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This passage gives us perhaps the starkest contrast between the presumption and the obedience of faith. It also provides us with clear insight as to how we can identify each, and is relevant for today in that it deals with situational pressure not uncommon in today’s world. Of course, we are not as yet subject to being thrown into a fiery furnace, but the emotions and the temptation to compromise are the same in a sense.
Having seen so many different instances of what the presumption of faith looks like, and now having seen the antithesis, the obedience of faith, you hopefully are convinced of the need to discern between each. The question is: HOW? Pay close attention, please, you won’t regret it.
The young men had been obedient in some smaller details earlier in Babylon. Recall how they were not eating the polluted meat, but trusted God by eating only vegetables. Lesson: the obedience of faith is about being obedient in the small things first. Obedience in “little” areas opens up true faith to be used in “big” areas, not God doing something “big”, and then you obey in the small things. Question: are you waiting for God to do something big before you let go and completely obey? How many times do you compromise on the little things?
These young men knew that God was able to deliver them, but they did not presume that He would. These men knew that they were innocent in God’s eyes, but that they were indeed guilty of disobeying the unjust law. They were ready to suffer the flames of the fiery furnace of Nebuchadnezzar rather than suffer the fiery furnace of Hell. They were obedient to God’s will, believing as Job did – Though he slay me, yet will I trust him (Job 13:15). They did not whine about injustice, and did not use excuses to compromise. They could have reasoned, “why not just give in this once, for ten minutes?” Or, “we will be able to help our brethren more by staying alive”. But they did not compromise God’s glory for the sake of their own skin.
Lesson: The obedience of faith is concerned with matters of eternal importance, more than matters of earthly importance. Even in death we have victory, because we are not to fear them that can destroy the body but cannot destroy the soul (Matthew 10:28). Question: Do you complain out loud or to God about having to do more than others? Do you complain about injustice and/or persecution? Do you try to help God out by bending the rules?
These young men knew that they were doing what was right. They knew that their God was God. But they didn’t try and vindicate themselves by shouting down the King with taunts such as, “Our God will save us, you loser!” They didn’t presume upon God by acting holier than thou about their faith. They had confidence in God; but in His overall love and purpose for them, not in a belief that they would be shown as righteous before men.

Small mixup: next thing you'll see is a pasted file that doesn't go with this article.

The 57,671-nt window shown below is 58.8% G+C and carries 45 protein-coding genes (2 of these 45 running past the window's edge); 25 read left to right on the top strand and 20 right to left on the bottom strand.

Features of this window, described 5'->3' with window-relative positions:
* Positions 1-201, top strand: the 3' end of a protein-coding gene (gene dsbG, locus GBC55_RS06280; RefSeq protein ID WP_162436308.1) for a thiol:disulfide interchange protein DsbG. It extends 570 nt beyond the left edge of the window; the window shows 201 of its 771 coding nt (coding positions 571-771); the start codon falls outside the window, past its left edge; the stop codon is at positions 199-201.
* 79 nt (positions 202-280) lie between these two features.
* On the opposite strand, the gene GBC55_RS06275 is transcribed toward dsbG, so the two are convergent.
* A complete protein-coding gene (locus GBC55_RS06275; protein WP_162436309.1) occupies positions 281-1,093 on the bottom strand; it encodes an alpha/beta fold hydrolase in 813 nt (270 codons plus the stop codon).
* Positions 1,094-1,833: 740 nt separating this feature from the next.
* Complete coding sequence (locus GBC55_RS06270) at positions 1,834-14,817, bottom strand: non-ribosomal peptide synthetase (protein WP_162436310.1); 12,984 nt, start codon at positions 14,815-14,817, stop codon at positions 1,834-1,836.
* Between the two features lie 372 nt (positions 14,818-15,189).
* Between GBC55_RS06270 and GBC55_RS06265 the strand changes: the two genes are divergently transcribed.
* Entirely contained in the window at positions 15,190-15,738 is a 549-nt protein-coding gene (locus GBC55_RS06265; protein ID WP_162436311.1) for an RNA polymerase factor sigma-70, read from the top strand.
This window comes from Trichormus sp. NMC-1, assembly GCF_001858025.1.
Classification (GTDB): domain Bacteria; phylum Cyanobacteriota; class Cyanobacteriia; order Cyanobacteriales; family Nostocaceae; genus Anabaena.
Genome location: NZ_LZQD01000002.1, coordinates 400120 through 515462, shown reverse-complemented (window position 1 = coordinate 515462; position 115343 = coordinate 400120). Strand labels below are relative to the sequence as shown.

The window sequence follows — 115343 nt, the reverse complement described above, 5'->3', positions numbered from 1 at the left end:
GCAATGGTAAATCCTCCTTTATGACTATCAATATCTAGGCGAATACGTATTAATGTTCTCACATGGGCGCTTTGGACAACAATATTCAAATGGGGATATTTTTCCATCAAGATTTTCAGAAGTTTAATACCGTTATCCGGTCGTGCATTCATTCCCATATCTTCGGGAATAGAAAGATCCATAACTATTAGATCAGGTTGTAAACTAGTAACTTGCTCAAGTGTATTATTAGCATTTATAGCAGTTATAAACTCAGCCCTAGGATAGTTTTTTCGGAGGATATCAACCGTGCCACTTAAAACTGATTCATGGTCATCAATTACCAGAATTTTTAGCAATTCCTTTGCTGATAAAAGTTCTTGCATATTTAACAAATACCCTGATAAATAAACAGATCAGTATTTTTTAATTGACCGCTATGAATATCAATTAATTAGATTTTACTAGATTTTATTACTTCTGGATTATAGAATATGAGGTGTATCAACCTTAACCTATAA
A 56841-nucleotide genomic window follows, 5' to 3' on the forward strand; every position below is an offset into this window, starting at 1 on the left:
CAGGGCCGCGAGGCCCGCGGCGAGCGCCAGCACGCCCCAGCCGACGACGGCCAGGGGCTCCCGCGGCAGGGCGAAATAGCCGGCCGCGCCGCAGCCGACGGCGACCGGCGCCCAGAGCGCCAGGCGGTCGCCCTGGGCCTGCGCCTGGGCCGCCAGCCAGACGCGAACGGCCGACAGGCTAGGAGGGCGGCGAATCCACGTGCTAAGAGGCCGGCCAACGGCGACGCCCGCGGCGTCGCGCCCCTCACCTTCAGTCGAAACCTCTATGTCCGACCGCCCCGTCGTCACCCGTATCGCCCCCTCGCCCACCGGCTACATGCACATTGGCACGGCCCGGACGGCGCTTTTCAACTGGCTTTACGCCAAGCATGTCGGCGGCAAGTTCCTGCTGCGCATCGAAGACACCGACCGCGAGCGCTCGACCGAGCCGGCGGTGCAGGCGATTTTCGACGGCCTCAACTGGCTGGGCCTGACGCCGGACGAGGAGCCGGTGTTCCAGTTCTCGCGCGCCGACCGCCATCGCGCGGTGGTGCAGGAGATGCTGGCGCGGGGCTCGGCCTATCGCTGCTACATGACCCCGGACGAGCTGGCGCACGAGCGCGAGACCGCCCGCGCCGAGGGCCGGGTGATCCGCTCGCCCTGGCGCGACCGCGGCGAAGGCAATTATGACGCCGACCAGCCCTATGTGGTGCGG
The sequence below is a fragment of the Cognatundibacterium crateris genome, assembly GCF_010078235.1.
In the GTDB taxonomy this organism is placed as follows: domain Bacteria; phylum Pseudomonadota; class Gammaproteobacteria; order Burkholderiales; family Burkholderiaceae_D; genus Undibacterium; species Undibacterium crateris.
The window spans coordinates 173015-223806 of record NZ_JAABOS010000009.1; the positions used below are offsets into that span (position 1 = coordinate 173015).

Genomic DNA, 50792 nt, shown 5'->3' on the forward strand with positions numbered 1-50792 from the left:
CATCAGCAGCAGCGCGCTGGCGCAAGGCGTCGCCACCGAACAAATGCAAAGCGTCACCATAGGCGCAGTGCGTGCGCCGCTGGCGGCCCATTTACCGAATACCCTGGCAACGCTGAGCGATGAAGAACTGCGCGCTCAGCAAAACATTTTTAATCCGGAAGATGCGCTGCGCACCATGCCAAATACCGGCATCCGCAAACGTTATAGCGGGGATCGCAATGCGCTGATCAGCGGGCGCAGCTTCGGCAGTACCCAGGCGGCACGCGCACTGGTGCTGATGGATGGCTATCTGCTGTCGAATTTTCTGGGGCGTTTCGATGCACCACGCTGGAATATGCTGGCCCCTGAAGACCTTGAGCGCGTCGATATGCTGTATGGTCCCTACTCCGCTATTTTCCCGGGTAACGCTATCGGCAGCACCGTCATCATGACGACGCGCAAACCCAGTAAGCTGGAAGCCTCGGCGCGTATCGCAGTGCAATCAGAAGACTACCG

Lesson: The obedience of faith is living out your faith before God and man, not giving lip service to God and provoking man. These men did not put their faith in a vacuum, everyone knew of them. But they did not live their faith with a microphone, either. Question: Do you think that if you are “doing what is right” that no harm can come to you? Do you chide others about their sin? Do sinners see God’s grace when they encounter you, or do you trumpet your personal faith?
How tragic it is to see supposed Christians today ignoring the lessons observed here. Some are waiting for God to move, while He is waiting for them to move. Some separate themselves from the culture so much that they never encounter the lost outside of church functions. Others browbeat people with the fact that they are “saved”.
There are many who believe that they are sanctified, when they are only sanctimonious. This behavior elicits two responses: “hypocrite”, or “holier than thou”, and neither works to bring the lost to repentance. Still others believe in their personal vindication, thinking that if they are following God that they can revile men. To these latter two groups I would advise a careful reading of the second chapter of Romans.
In this life we will all have to go through some fiery trials. Beloved, do not be surprised at the fiery trial when it comes upon you to test you, as though something strange were happening to you (1 Peter 4:12 – ESV). Everyone will have to go through a fiery furnace. There is the one the world puts you in for not doing it their way, but that one God uses to burn off the dross, He uses it as a refiners fire. The other type is the one that awaits those that bow down to the idols of this world. The question is, which one do you want?